Relocation After Divorce in Utah

After married parents finalize a divorce in Utah, it is not uncommon for the custodial parent to move away with the children, whether it’s because of a better job opportunity, being closer to more family members, or even remarriage. However, relocation can create issues for the other parent, such as reduced parenting time and additional visitation costs for travel and more. 

How to Relocate After Divorce in Utah 

According to Utah law, if a custodial parent wishes to move more than 150 miles from his/her current residence, they must provide a notice to the court and the other parent at least 60 days before the planned move. Simply telling the noncustodial parent about the relocation is not enough. 

The following information must be included in the written notice: 

  • Details about the upcoming move 

  • A new visitation schedule (parent-time schedule or parenting plan) is either approved by both parents or ordered by the court 

  • Costs associated with travel 

  • The custodial parent promises not to interfere with the noncustodial parent’s parent time 

If the noncustodial parent rejects the proposed move, the court will schedule a hearing to review the proposal and the information provided by the custodial parent. 

Relocation Hearing 

The court will ensure the move is in the child’s best interests. If so, the parents should establish the best parenting plan for the noncustodial parent and the child. If the parent cannot come to an agreement, the court will decide the schedule and determine the travel costs that each parent will incur.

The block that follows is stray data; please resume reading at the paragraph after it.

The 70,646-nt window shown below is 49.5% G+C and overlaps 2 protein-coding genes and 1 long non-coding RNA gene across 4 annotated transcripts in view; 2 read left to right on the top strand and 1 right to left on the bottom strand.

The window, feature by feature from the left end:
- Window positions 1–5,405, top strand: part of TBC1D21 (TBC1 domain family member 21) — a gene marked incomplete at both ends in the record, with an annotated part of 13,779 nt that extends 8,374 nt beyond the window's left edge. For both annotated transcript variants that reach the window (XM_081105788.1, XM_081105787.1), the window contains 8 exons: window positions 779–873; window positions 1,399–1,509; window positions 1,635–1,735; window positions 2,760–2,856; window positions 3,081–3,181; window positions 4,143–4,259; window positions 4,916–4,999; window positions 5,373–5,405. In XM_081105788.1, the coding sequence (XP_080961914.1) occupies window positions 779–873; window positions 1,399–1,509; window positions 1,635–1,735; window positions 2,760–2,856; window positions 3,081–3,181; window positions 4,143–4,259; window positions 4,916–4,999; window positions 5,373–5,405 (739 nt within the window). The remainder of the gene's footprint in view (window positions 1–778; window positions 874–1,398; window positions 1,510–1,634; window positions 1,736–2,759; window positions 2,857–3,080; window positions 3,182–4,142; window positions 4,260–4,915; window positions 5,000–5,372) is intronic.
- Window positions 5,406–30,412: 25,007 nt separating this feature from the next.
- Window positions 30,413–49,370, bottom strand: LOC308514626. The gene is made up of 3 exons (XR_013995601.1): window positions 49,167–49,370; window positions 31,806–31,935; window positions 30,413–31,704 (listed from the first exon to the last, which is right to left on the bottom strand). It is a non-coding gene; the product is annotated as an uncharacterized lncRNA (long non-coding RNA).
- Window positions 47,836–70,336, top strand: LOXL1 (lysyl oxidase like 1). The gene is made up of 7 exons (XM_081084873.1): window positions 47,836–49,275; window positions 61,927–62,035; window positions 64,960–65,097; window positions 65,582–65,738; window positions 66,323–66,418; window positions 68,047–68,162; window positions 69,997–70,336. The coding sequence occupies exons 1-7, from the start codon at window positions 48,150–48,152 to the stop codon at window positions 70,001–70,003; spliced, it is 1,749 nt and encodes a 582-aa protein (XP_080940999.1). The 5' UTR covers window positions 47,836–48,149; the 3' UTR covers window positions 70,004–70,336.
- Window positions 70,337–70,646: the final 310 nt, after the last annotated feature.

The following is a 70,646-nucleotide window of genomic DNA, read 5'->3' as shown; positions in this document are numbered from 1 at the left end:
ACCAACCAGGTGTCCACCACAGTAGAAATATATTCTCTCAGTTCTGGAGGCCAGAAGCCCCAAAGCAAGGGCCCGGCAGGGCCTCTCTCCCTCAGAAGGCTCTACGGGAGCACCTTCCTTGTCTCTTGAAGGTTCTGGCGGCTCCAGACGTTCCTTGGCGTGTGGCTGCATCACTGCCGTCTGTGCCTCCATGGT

The following are the factors the court will consider when determining a parent-time schedule: 

  • The reason for the proposed relocation 

  • The issues associated with each parent’s ability to fulfill the parent-time schedule 

  • Each parent’s economic resources 

  • Other relevant factors 

Paying for Travel Costs 

Since travel can be both costly and demanding, it is best for parents to agree—in advance—who is financially responsible for the child’s travel expenses. If the parents cannot agree, Utah law says the relocating parent must pay for all the child’s travel expenses during the school year and at least half of the costs during summer break. However, if the noncustodial parent is behind on paying monthly child support, he/she must pay for the child’s travel costs. 

Can a Noncustodial Parent Gain Full Custody? 

A noncustodial parent may modify a child custody order and become the child’s custodial parent if he/she proves there has been a substantial and material change of circumstances since the previous order. Common examples of a change in circumstances include remarriage, a promotion or new job associated with a higher income, etc. 

The court may consider the following factors to determine if modification is in the child’s best interests: 

  • The relationship between the parent and the child 

  • Which parent is more willing to act in the best interests of the child 

  • Which parent will allow the child to have a continuing relationship with the other parent 

  • The parent’s moral standards and past conduct 

  • The child’s opinion, if age-appropriate 

If you are interested in relocating with your child after a divorce in Salt Lake City, contact Nelson, Taylor & Associates PLLC today at (801) 901-7046 for a free consultation. Call to speak with our firm!